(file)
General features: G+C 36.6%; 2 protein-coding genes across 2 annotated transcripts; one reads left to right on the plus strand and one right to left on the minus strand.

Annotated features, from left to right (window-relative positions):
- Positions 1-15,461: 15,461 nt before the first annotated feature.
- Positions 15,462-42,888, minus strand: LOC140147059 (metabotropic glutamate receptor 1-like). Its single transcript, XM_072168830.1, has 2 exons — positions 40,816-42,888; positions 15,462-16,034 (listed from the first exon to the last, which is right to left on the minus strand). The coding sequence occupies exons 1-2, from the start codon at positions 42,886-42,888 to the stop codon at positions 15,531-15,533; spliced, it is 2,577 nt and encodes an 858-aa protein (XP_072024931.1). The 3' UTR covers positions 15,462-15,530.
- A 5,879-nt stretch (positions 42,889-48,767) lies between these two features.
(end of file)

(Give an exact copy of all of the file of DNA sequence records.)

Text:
General features: G+C 36.6%; 2 protein-coding genes across 2 annotated transcripts; one reads left to right on the plus strand and one right to left on the minus strand.

Annotated features, from left to right (window-relative positions):
- Positions 1-15,461: 15,461 nt before the first annotated feature.
- Positions 15,462-42,888, minus strand: LOC140147059 (metabotropic glutamate receptor 1-like). Its single transcript, XM_072168830.1, has 2 exons — positions 40,816-42,888; positions 15,462-16,034 (listed from the first exon to the last, which is right to left on the minus strand). The coding sequence occupies exons 1-2, from the start codon at positions 42,886-42,888 to the stop codon at positions 15,531-15,533; spliced, it is 2,577 nt and encodes an 858-aa protein (XP_072024931.1). The 3' UTR covers positions 15,462-15,530.
- A 5,879-nt stretch (positions 42,889-48,767) lies between these two features.